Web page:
Nigeria’s overnight interbank rate rose for the second consecutive week to an average of 6 percent on Friday, from 4.5 percent last week, amid a drop in commercial lenders liquidity level on payment for treasury bills purchases, but rate seen falling next week on budgetary disbursal.
Nigeria sold a total of 167.51 billion naira ($841.76 million) worth of debt with maturities ranging between three months and one year, while payment for the purchase is due on Friday.
Traders said the cost of borrowing among banks has declined progressively this week from last week’s close after the central bank asked commercial lenders to make provisions for foreign exchange purchases on Wednesday, and the fact that no cash was flowing into the banking system.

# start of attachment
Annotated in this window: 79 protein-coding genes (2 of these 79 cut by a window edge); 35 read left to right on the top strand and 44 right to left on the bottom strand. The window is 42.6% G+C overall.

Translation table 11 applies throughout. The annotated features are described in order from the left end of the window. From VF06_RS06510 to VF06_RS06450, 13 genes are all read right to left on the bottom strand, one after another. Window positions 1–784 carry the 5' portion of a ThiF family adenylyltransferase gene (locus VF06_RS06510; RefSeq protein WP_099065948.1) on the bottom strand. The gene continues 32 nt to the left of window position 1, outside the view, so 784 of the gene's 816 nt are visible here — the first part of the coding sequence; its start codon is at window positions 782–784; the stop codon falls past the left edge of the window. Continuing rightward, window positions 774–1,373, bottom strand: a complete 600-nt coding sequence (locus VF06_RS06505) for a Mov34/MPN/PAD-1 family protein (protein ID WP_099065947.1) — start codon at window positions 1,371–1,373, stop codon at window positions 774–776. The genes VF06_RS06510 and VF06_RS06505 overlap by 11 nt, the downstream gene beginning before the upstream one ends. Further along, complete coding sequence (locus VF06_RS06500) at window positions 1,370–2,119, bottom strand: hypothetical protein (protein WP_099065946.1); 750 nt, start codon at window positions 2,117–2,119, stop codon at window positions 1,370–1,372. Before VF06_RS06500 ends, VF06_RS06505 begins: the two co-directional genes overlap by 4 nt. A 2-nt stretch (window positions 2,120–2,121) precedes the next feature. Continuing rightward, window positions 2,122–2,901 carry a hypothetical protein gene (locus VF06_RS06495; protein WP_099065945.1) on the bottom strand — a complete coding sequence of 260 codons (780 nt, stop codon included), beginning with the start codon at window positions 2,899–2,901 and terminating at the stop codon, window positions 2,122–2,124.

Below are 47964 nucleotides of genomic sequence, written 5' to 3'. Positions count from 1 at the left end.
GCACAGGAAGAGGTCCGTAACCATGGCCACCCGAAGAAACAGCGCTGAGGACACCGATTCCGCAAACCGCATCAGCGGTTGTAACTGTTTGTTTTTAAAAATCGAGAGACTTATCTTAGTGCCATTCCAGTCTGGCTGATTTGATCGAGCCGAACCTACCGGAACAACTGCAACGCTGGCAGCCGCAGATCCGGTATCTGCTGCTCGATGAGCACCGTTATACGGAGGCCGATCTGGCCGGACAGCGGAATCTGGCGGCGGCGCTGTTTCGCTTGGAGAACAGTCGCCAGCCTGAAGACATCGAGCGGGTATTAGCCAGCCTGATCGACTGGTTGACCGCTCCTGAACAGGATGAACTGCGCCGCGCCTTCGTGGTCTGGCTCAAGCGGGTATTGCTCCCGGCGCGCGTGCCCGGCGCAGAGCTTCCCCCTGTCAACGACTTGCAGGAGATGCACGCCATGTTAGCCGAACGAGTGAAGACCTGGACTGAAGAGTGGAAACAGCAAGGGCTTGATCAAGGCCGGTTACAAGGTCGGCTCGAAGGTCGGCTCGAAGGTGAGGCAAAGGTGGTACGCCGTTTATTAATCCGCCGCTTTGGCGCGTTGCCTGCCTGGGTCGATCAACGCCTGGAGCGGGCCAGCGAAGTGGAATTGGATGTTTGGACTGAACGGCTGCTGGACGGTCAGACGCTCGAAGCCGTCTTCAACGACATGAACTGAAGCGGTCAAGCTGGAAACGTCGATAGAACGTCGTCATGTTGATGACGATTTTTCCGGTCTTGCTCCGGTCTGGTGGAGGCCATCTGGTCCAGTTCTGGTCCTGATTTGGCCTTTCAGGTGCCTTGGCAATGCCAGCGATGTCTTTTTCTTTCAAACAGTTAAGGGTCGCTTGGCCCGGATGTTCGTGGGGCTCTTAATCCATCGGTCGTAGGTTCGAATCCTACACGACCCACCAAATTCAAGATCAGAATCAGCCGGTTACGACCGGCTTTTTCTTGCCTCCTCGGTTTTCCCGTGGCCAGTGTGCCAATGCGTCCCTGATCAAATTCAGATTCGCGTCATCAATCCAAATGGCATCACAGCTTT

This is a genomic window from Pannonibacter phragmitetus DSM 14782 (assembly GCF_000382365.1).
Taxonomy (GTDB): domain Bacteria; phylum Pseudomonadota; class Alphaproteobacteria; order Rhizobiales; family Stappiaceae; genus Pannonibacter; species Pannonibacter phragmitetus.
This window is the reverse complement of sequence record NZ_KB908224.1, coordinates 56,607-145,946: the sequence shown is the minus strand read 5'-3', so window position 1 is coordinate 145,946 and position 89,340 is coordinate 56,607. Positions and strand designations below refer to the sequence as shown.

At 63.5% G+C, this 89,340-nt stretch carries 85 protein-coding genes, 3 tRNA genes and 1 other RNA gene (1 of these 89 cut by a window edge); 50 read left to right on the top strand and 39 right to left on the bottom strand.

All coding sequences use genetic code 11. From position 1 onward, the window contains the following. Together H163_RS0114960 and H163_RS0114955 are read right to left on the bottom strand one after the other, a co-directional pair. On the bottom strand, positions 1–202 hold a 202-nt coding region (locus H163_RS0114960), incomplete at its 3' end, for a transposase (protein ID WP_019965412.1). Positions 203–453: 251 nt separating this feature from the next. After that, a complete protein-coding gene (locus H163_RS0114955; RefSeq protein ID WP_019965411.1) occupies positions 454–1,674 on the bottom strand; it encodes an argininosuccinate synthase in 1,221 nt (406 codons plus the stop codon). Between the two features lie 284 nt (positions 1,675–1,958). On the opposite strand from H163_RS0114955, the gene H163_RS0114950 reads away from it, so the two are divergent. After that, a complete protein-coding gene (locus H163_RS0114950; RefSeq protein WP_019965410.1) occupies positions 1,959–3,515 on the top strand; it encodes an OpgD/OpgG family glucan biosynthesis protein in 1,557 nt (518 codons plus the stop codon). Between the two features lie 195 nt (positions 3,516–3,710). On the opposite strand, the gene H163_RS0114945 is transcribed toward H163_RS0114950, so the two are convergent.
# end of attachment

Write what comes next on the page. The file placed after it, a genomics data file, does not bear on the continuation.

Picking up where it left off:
Traders said liquidity level stood around 232.85 billion naira ($1.17 billion) on Thursday, down from 414 billion naira last week.
“We expect that rate will decline to around 2-2.5 percent level next week in anticipation of the disbursal of budget allocations to government agencies,” one trader said.
Nigeria, Africa’s biggest economy, distributes revenue from its crude exports among its three tiers of government -federal, states and local – portion of states and local governments are expected to hit the banking system on Monday.
Traders said about 199 billion to 200 billion naira is expected to be injected to the banking system next through budget allocation.
Traders said overnight lending was priced lower by fund takers because many of them had expected the injection of the budget cash on Friday, but resistance from major fund placers kept the rate at the prevailing level.
The interbank rate reflects the level of naira cash liquidity in the banking system.
($1 = 198.90 naira)